SPARTANBURG, S.C. – Hana Barazi, a junior sociology and anthropology major at Wofford College from Hendersonville, N.C., spent much of the past summer on the coast of Galveston Island, Texas, researching affordable housing and issues of gentrification there following the impact of Hurricane Ike in September 2008.
Barazi was one of 13 student members of the Ocean and Coastal Research Experiences for Undergraduates (OCEANUS), spending 10 weeks researching and working with members of the Galveston Island community.
OCEANUS, a Texas A&M University-based international program focused on the sustainability of coastal systems, provides talented and ambitious undergraduates with an immersive research experience that allows students to work on their research and metacognitive skills. Funded by the National Science Foundation, the program also is meant to foster interest and retention in STEM graduate programs and careers.
Barazi, however, filled a niche that the program had been seeking – a non-STEM student who could work directly with the Galveston community for a social science research project. “My interests in social work, service and community development were unique,” she says, adding that her extensive experience with community projects helped her get onto the research team and aided in her work with the project. That experience includes leading two student organizations at Wofford, including Amnesty International and Wofford Companions, which brings special needs adults to campus for events and activities. She also has been working on developing financial literacy workshops for the Spartanburg community, which now is part of a community development class she’s taking. Activities in Dr. Alysa Handelman’s on cultural and linguistic anthropology also put her out into the community, visiting the Spartanburg Housing Authority and other organizations.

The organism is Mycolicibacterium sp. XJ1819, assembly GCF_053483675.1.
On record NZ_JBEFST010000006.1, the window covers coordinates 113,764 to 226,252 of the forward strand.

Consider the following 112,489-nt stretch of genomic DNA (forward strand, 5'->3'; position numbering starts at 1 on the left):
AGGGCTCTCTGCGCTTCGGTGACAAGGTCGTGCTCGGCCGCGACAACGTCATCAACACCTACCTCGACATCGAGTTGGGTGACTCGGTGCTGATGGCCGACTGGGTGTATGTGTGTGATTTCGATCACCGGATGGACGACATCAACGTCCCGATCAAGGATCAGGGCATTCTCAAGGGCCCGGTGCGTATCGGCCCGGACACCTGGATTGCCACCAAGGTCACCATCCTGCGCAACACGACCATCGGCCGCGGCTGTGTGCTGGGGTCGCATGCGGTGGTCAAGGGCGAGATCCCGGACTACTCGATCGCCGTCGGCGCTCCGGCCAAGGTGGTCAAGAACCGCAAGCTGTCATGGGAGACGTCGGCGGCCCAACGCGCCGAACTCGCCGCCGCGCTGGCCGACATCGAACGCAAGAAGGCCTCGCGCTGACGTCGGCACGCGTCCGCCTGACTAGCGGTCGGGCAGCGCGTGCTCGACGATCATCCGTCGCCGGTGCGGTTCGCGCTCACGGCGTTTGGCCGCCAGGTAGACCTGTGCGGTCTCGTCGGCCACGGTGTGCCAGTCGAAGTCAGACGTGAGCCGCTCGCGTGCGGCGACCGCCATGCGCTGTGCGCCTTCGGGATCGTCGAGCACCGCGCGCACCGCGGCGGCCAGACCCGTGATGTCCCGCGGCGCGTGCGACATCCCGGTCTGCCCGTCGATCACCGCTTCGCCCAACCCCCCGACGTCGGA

The OCEANUS team focused on the emergent affordable housing crisis and gentrification on Galveston Island, where 80 percent of the city’s homes and much of its critical infrastructure were damaged by Ike’s high winds and devastating flooding. The 10- to 15-foot waves that laid waste to single-family and vacation homes also damaged the island’s four public housing developments – located in low-income neighborhoods with high percentages of people of color. Four months after the storm, the Galveston Housing Authority decided to demolish all four developments – 569 housing units – due to extensive damage to the buildings. U.S. Census estimates show nearly 7,000 people have not returned to the city since the hurricane.
Headed by Dr. Jenna Lamphere, a humanities professor at Texas A&M University in Galveston, the team researched the area and studied relevant articles and literature on topics such as gentrification by disaster, historical preservation and short-term rentals. Barazi also conducted interviews with members of the community and completed fieldwork.
“Galveston being a coastal community must function both as a residential community and tourist destination,” Barazi says. “I looked at the complexities and tensions this dual identity can entail, specifically in relation to housing and low-income populations. I focused on and analyzed how natural disasters – like hurricanes – short-term rentals and historic preservation could be contributors to or drivers of gentrification.” She also looked at social factors such as physical and mental abilities, race and age that can affect the residents’ housing situation in this coastal community.
The students on the team also participated in professional workshops, research field trips and scientific discussions to expand their research skills. Their research culminated in a video presentation and an academic poster, which were presented at two research symposiums at the conclusion of the program.
“The work was transformative for me personally and professionally,” Barazi says. “It was such a privilege to work within another community, and I grew passionate about the people there and the struggles they are facing and work they are doing.”
The experience also fed her passion for becoming an occupational therapist and continuing her involvement in the community. As a student leader of Wofford Amnesty International, Wofford Companions and the Anthropology-Sociology Major Club, she plans to apply her findings to these on-campus service clubs. She also has plans to help develop a local financial literacy program.
Barazi’s research continues with Lamphere, and they intend to produce an academic article detailing the housing crisis on Galveston Island